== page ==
Only seven days stand between the U.S. and the effects of a credit default. But a downgrade of the nation’s stellar AAA credit rating seems a lot more likely, and a lot sooner.
The White House had been alerted repeatedly over the past month by rating agencies that without a strong, long-term plan to restructure the country’s debt, they would lower America’s credit rating as soon as this Friday, according to two officials familiar with the process. The White House was warned that the deal would have to be significant—and not a short-term fix over the next few days to avoid a credit drop.
Analysts with Moody’s and Standard & Poor’s, the nation’s top two rating agencies, declined to be quoted on the record, indicating that even benign statements about timing and ratings decisions can rattle markets and startle investors. But earlier this month, both agencies placed the U.S. government on notice of a downgrade of at least one notch, if not more, to a AA rating. In a written statement, S&P analysts said they believed "there is an increasing risk of a substantial policy stalemate enduring beyond any near-term agreement to raise the debt ceiling."
On that point, both agencies have been right. Having gotten back on track last week, negotiations broke down again on Friday after Speaker John Boehner announced that he was backing out of White House talks because of a lack of trust. A frustrated President Obama held a brief news conference Friday afternoon calling the move "hard to understand."
Efforts to raise the debt ceiling are back on track this week, but with decreasing good will between the parties. Senate Majority Leader Harry Reid had prepared a package carved almost exclusively around Republican demands, including major budget cuts and no tax revenues. Speaker John Boehner also crafted a package over the weekend that he could sell to Democrats, and perhaps more important, to his own caucus. But the parallel efforts indicate a widening divide between the parties and chambers, and a near-impossibility of bringing everyone together legislatively on one plan by week's end.
Taking his message to the country Monday night, Obama stressed how unprecedented it would be to see a credit downgrade. If the debate heads much further, he said, "For the first time in history, our country's AAA credit rating would be downgraded, leaving investors around the world to wonder whether the United States is still a good bet." Just minutes later, Boehner responded to Obama. He didn't mention the country's credit, but accused Obama of repeatedly wanting "a blank check."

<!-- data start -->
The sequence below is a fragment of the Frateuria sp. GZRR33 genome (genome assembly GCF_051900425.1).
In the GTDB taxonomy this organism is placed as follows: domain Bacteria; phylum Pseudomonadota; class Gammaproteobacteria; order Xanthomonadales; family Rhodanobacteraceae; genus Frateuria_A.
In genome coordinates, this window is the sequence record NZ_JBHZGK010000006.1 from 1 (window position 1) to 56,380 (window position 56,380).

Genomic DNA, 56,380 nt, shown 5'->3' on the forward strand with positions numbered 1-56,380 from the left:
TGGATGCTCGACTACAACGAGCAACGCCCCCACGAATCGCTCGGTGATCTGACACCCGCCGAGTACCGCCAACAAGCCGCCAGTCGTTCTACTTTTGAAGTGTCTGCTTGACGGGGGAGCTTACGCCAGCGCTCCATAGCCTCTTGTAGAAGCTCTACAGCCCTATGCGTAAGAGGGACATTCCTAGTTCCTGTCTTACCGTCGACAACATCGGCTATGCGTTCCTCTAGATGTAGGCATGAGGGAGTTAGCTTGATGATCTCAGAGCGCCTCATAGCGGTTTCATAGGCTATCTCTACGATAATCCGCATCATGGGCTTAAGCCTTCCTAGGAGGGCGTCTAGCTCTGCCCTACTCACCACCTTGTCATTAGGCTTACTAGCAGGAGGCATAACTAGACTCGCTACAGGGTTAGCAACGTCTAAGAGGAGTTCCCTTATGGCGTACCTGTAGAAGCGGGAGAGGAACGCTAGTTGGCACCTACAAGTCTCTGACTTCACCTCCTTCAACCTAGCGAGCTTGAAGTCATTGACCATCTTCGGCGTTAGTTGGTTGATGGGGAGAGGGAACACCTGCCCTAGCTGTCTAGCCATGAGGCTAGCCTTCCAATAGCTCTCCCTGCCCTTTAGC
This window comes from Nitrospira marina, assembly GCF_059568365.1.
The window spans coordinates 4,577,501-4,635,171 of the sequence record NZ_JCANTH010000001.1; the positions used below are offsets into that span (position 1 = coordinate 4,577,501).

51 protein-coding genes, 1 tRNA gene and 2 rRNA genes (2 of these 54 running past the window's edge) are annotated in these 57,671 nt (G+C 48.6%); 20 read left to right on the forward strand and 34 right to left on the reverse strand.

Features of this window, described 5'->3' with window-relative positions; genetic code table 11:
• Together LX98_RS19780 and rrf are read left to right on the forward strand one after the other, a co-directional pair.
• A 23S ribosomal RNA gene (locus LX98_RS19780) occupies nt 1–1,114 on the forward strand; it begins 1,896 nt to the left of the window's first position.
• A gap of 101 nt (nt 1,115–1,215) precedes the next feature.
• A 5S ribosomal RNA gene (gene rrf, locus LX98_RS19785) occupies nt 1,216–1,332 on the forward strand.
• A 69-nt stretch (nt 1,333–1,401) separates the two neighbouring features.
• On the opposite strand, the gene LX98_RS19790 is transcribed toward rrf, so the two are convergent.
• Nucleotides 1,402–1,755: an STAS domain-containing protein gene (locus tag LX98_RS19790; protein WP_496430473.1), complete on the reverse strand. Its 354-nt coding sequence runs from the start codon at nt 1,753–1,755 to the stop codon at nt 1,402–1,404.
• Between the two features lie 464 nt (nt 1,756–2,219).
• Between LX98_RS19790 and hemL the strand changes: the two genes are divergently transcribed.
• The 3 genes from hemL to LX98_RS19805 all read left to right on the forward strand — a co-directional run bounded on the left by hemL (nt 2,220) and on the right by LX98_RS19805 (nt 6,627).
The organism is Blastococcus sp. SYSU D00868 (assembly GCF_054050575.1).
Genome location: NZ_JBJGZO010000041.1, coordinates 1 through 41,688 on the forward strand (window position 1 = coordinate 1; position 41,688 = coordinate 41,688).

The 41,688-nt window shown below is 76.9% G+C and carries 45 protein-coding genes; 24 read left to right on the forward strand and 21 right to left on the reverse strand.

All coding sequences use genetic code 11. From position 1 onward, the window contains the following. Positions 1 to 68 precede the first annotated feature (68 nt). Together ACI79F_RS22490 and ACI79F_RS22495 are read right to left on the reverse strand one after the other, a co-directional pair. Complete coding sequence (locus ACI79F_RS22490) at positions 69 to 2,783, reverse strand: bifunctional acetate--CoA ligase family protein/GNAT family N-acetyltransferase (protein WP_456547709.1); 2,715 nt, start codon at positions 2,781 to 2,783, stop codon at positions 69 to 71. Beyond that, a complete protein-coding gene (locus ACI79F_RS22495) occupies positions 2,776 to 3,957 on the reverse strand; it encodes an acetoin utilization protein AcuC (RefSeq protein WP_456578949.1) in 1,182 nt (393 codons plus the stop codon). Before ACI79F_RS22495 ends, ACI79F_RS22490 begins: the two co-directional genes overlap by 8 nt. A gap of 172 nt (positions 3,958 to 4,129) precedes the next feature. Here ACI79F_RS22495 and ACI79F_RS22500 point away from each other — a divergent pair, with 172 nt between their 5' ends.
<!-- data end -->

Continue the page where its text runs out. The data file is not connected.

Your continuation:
Some analysts have given up hope for the U.S. maintaining its rating. “We’re at a point that the odds of having a downgrade make it pretty much inevitable,” says Peter Cohan, a financial analyst and head of venture capital firm Peter S. Cohan and Associates. "I see a downgrade as being inevitable. The question is whether markets see that as being significant."
With so many moving parts in the global economy, it’s difficult to measure the precise impact of a U.S. credit downgrade on the global economy. One specific effect would be a mass sell-back of U.S. bonds. Billions of dollars in outstanding bonds are held by people, countries, and agencies that only hold bonds guaranteed by AAA sellers. All of those would likely move immediately to sell in the wake of a credit downgrade, or change internal policies to retain the bonds. The ratings of all viable U.S. institutions, including Fannie Mae and Freddie Mac, would fall as well, potentially increasing mortgage-interest rates and borrowing costs on other loans.
More difficult to measure would be the loss of American financial prestige. Reduced confidence in the dollar, say some analysts, could result in reduced borrowing for U.S. economic growth. Difficulty getting credit could retard the economic recovery and send long-term waves through the financial system. Some parts of Wall Street have already begun to hunker down.
One of the best examples may be Japan, which had its credit downgraded in January from AA to AA-minus. The impact sent ripples through its financial system, causing the yen to fall compared with other major currencies, and steepened the cost of insuring debt it held from several other countries including Spain, Italy, and Ireland. But the U.S. impact could also be overstated. "I think it’s very open to question how much a ratings downgrade would make," says former IMF chief economist Michael Mussa, now with the Peterson Institute for International Economics. "But we can be sure it wouldn’t be a positive development."
Still on the table is the 14th Amendment option, a route where Obama would essentially raise the debt ceiling by executive order, thus bypassing Congress entirely, and at whatever limit he desired to get beyond the next election. The amendment, which states "The validity of the public debt of the United States…shall not be questioned," hasn’t been tested. Earlier this month, President Bill Clinton urged Obama to go that route and let Republicans take up issues of legality with the courts. Obama, however, has batted down the prospect several times, noting on Monday "that's not how our democracy functions."